Falling pregnant with Lily had been her first infraction against the Spousal Laws. Like homosexuality and abortion, single parenthood had been illegal ever since the National Family Party came to power nearly three decades ago. As soon as the cause of Julia’s sudden nausea was correctly diagnosed, she’d been brought before the Bureau and called to account for the genesis of her not–allowed–to–be–illegitimate offspring. The child’s progenitor, she told them, was her employer, Roy Sovas, a kind man some twenty years her senior whose wife had produced a single sickly daughter and a string of miscarriages. Divorce was impossible. Something had to be done.
Armed with her testimony, the Bureau took a DNA sample from Roy and used it to prove paternity, although he, to his lasting credit, had already confessed to the affair. For his part in their joint violation of the Spousal Laws, Roy received a docked salary, a black mark on his citizenship record and a formal reminder that he was forbidden from contacting either Julia or their child for the next eighteen years, until the zygote who was to become Lily had reached its majority. For her part, Julia was given a choice: either give birth and then surrender her newborn to an adoptive couple, or take a husband. There was also the matter of finding a new job and a black mark similar to Roy’s, but compared to the choice of abandoning her child or raising it with a man she didn’t love, such trifles paled into insignificance.
In the end, she’d opted for marriage. She knew of no suitable candidates, but then, if she had the affair with Roy would hardly have been necessary. Fortunately, the Bureau was well–versed in human weakness, and kept a roster of available men — and women, should the need arise, although it much less frequently did — who were willing to marry such as her. That exercise, at least, contained some element of choice, albeit a meagre one. Robert had seemed the lesser of several evils. They met twice, agreed to marry, and then it was done: Lily’s existence was legitimised by this façade of wedded parentage. Love didn’t enter into it, or competence, or care, or even genetics: every child, the National Family Party said, should have both a father and mother, come what may. And as Lily was still years from her majority, the fact of Robert’s death didn’t matter, either. Once again, the choice was Julia’s — either give her daughter away, or marry another man to ensure Lily’s proximity to an official father–figure.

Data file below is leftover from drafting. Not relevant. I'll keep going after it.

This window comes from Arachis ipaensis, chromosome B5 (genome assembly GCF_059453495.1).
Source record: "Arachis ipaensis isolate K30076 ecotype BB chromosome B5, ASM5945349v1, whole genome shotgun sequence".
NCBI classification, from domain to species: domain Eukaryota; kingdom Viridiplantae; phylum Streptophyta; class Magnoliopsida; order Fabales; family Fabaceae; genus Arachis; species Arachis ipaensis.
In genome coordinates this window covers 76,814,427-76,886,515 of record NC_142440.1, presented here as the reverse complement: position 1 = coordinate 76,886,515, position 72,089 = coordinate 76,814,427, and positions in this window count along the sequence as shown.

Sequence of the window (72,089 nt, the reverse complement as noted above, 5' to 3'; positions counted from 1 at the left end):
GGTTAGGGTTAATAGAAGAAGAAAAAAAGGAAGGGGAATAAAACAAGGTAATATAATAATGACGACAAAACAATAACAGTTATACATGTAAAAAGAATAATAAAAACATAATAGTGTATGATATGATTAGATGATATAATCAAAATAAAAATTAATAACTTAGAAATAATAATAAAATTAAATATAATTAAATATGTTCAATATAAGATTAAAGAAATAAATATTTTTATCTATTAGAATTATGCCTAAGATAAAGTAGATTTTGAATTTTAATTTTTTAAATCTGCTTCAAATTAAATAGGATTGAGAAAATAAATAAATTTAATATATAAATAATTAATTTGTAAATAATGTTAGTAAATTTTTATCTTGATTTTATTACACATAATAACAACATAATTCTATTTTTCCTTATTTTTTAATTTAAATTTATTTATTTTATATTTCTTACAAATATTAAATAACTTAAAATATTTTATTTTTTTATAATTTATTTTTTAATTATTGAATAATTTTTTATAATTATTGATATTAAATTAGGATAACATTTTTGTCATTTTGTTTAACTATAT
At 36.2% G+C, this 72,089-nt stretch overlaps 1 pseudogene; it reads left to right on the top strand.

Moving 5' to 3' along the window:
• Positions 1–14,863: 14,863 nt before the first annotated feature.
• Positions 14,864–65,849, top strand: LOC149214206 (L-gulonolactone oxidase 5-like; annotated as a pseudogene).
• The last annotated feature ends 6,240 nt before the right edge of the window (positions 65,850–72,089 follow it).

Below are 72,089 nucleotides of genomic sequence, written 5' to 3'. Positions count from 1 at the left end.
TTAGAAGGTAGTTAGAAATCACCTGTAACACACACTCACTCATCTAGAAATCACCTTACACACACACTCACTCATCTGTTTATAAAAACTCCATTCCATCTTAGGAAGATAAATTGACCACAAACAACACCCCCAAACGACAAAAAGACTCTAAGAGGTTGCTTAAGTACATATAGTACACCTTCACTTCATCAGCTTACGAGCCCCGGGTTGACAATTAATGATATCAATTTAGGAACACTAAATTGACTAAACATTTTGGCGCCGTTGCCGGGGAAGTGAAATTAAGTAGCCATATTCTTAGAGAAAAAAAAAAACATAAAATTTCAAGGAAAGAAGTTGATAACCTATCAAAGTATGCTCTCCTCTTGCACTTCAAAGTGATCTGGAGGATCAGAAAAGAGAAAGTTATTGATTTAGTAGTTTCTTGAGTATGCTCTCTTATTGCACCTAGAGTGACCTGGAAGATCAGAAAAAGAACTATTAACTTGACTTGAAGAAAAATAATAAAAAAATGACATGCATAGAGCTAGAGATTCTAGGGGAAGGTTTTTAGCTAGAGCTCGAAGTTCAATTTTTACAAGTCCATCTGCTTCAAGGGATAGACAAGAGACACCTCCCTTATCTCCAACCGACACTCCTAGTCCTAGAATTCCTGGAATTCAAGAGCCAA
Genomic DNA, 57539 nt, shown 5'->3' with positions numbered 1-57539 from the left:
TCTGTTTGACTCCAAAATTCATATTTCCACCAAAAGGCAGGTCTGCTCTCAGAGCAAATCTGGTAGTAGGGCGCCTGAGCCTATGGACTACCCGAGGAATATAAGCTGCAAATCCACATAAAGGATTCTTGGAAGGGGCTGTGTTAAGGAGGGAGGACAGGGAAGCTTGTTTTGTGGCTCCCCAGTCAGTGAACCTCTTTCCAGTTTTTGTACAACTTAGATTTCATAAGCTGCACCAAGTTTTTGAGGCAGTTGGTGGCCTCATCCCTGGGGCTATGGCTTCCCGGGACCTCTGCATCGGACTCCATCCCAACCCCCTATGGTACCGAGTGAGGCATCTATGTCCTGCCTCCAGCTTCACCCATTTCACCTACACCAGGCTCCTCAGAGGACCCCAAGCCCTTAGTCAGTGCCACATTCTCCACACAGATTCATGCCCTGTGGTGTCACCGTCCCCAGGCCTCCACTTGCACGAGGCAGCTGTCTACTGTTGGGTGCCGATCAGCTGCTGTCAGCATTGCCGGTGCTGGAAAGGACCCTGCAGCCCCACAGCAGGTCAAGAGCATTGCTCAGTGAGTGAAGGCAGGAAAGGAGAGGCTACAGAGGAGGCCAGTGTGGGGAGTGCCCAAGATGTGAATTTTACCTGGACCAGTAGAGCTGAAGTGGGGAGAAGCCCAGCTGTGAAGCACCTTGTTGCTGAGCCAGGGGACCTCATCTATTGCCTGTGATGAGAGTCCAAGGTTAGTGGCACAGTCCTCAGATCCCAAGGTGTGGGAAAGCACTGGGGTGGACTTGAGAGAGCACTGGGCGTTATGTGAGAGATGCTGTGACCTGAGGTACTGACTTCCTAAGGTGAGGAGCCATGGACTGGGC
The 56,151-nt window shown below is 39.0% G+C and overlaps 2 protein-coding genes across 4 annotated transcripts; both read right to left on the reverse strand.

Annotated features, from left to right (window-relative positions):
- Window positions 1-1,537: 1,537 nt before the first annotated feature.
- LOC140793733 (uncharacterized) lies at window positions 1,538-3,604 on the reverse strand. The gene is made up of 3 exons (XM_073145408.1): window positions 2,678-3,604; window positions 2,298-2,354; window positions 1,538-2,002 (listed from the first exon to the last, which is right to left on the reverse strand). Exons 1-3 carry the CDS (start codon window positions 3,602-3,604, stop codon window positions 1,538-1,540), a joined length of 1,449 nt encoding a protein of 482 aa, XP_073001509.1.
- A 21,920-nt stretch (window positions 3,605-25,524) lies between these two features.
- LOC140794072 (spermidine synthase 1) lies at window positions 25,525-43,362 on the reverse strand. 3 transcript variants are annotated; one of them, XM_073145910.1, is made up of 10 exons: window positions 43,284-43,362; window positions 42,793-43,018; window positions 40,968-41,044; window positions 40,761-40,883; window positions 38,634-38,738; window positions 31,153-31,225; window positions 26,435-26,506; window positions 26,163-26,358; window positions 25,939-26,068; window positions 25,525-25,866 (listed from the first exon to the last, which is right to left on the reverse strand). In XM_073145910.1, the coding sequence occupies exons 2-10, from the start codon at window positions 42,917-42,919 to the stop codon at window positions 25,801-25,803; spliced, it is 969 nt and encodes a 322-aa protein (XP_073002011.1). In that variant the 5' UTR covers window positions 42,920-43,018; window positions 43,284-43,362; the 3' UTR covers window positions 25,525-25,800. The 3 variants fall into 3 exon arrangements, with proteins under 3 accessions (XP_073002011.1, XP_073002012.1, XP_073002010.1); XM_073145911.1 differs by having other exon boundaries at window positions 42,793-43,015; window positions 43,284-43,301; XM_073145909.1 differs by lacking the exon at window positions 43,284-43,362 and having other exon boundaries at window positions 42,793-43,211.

She’d been silent for a long time, pretending this not–quite–conversation with Agent James was heading in a different direction. She looked at him, hoping she might somehow have slipped backwards in time, to an era when this sort of thing didn’t happen, but still the stylus stabbed inexorably downwards.
“You understand,” said Agent James, “that the Bureau’s concern is only for Lily’s well–being. A child raised by only one gender, no matter how lovingly, cannot ever be more than a half–being.”
“I understand,” croaked Julia, although she did not, could not, never had, never would; least of all now, when Robert, whose existence should have protected her from this eventuality, was gone, and how was she to feel about that, anyway?
“You do not have to decide just yet,” said Agent James, so gently that Julia found herself hating him. “First, there is the funeral to attend to. Afterwards, however —”
“Yes,” she said bitterly, “I remember. Ten days’ grace in which to find a husband.”
“Ten days’ grace,” said Agent James, nodding his head. “Shall I bring you the list of candidates, once things are sorted?”
Fuck your candidates, Julia wanted to scream at him.
“Yes,” she said.